Photo by John-Mark Smith on

Is it Okay to Doodle in Church?

Welcome back! This week, we have a guest post from my friend, Ruth. She inspires me on so many levels! So, I asked her to give me her thoughts on art and worship! I hope she inspires you, too!

Hello! I’m so honoured to be a guest blogger here on mittonmusings. My name is Ruth, and when I’m not working at my full time job in technology, I love to paint and draw. You’ll often find me doodling in meetings and during church. I love bright, colourful things and so the recent colouring party postings have been right up my alley!

I’d like to share with you today a series of questions and answers with my thoughts about colour and art.

Let’s start with an easy question: what’s my favourite colour?

Ok, so that’s not really so easy because I don’t know that I have one particular favourite. However, if I absolutely had to choose, I suppose it would be red. But what I really like about red is how it comes alive and vibrates with life when put beside certain blues and greens. When I’m painting, I love to start with a red under painting and then layer greens and blues on top, allowing the red to peek out in places, making the painting really come alive with colour.

Ruth’s “waterlily” with red underpainting

Why do I doodle in meetings and in church?

Contrary to my husband’s teasing, doodling while listening to a sermon isn’t a distraction. It actually helps keep me stay focused by not allowing my mind to wander and think about the milk I need to add to the grocery list or a work challenge that I’m struggling with. This article from Harvard Health Publishing supports what I’ve experienced.

Doodling is different from drawing in that there is no planning or prior thought to it. I never know exactly what will end up on the page! I just start with a shape and then keep adding to it. They say that doodles can tell you something about a person — but I don’t know what my doodles say about me, except that most of them end up looking quite floral, so I suppose that’s the gardener and nature lover in me.

How does art make me feel?

Drawing and painting connect me to the person that God created me to be. Let me try to explain. For many years, after I graduated from university, I stopped making art. I was working hard on building my career and then I met my husband and had babies. And I began to feel like I had lost hold of something important. A piece of myself had gotten lost and, even with all the good in my life, I desperately needed to find it. When I started painting again, it just felt so right.

Ruth’s sermon doodles

When I’m drawing or painting, I’m connecting with my subject in a very intimate manner. In the process of painting, I get to explore and really get know God’s creation. I feel immensely privileged. While I’m painting, and I’m in the flow, it’s the best feeling in the world.

How can art and colour be incorporated into worship?

Art has long been entwined with the church. Look no further than the beautiful stained glass windows of many churches. Can it be used to worship? Absolutely! A verse, a story, a sermon – any of these (and more) can be inspiration for worshipful art. It doesn’t need to be representational either. Creating abstract art can be a very fulfilling and spiritually rich experience.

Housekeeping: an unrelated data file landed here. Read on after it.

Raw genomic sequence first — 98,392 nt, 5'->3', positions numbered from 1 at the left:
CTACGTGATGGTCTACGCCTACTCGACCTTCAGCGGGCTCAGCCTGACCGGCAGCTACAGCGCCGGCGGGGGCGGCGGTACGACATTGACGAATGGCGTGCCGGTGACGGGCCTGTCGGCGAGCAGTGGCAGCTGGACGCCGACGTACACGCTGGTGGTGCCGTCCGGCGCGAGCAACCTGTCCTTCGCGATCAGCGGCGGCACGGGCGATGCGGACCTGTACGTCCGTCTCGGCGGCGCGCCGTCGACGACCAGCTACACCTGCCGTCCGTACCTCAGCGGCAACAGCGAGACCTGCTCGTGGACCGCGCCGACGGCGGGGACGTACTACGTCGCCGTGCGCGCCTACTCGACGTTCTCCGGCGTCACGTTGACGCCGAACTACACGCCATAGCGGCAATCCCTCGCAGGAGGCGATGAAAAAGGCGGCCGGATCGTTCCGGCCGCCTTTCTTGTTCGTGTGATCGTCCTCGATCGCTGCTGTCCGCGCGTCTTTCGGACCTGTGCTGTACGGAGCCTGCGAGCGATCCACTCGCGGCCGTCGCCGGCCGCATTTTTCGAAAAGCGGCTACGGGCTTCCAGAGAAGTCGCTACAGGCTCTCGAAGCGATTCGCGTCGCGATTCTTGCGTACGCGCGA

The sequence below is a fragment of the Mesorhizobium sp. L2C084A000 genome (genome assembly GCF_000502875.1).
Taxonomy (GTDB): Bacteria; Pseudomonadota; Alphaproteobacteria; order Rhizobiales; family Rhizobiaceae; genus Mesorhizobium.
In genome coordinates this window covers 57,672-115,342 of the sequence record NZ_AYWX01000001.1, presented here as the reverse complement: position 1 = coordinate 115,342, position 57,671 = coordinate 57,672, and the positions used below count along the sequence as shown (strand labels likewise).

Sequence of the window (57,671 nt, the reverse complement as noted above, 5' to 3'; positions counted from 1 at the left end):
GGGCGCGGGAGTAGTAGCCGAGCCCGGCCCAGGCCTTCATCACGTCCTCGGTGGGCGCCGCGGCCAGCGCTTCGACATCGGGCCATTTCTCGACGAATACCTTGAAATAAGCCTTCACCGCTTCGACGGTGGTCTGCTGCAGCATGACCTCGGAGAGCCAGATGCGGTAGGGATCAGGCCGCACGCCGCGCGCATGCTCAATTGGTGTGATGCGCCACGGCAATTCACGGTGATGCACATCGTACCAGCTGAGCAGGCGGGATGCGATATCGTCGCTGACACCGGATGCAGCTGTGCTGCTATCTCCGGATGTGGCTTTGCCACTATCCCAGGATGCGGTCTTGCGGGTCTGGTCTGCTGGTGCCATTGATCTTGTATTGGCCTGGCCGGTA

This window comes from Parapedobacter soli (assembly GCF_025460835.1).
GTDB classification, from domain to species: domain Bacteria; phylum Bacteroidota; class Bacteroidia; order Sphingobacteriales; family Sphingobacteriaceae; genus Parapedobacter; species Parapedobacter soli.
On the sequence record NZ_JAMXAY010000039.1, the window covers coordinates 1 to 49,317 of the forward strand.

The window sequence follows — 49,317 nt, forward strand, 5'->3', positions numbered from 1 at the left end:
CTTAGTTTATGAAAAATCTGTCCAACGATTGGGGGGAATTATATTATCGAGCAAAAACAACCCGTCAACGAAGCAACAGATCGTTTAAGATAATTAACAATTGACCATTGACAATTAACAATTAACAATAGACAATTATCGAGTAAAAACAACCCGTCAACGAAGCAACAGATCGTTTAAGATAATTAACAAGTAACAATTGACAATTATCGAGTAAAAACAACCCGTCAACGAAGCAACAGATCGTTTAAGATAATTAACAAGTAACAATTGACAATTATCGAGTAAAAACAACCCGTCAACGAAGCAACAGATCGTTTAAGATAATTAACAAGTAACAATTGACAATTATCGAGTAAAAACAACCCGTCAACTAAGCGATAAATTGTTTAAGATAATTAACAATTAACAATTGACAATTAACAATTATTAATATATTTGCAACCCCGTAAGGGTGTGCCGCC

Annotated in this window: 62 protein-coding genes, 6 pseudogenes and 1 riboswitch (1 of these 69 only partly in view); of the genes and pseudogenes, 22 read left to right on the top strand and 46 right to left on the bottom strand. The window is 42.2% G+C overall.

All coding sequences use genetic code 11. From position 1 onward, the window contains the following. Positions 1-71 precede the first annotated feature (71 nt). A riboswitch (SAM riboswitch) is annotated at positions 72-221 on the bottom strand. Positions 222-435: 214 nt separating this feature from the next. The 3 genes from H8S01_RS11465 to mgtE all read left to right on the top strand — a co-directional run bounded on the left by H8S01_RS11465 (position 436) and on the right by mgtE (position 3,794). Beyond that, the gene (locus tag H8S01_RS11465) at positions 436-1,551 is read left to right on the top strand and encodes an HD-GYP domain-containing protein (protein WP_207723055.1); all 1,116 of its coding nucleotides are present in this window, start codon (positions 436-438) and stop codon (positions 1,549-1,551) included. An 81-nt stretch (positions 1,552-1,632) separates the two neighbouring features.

When you think of God, what colours do you see? When you think of His love, His creation, His sacrifice? Use colour to express your thoughts and feelings of your Creator and His creation.

Some of my favourite tools and products that I use to create art

And finally, let me leave you with some practical information. Here are some of my favourite products and tools, all of which can be found at your local art store:

•        Pigma Micron pens. My preference is the 01 but I also use the thicker 03 and 05 pens as well.

•        Sketchbook. Any one with good, thicker paper will do and allow you to use pen without bleeding through.

•        Golden acrylic paints. They may be more expensive but they are worth it!

•        Birch board and mounted birch board. I prefer using wood over using canvas as there’s not as much “give” and I have more control. It’s also a smoother surface to paint on.

Is it Okay to Doodle in Church? Thoughts from a guest blogger!
You can find more about Ruth at

If you’ve made it this far, thanks for reading! I’d love to hear some of your thoughts on art and colour in the comments below. You can also find me on Instagram and Facebook.

Meaning of Blue

Welcome back to the Colouring Party! I’m afraid to say that today kind of feels like the day after the party here at Chez Mitton. We set our clocks back to daylight savings time on the weekend, the kids were away on a youth retreat, we launched our first ever giveaway here on the blog, and we picked up the eldest son from his midnight flight after his trip to New Zealand. Time flies! Seems like just yesterday we were just saying goodbye… and here he is back again, with a bit more wisdom in his pocket and some jet lag in all of our bodies from the adrenaline rush of his return. Which brings me to this week’s colour: Blue. And I’m feelin’ it today!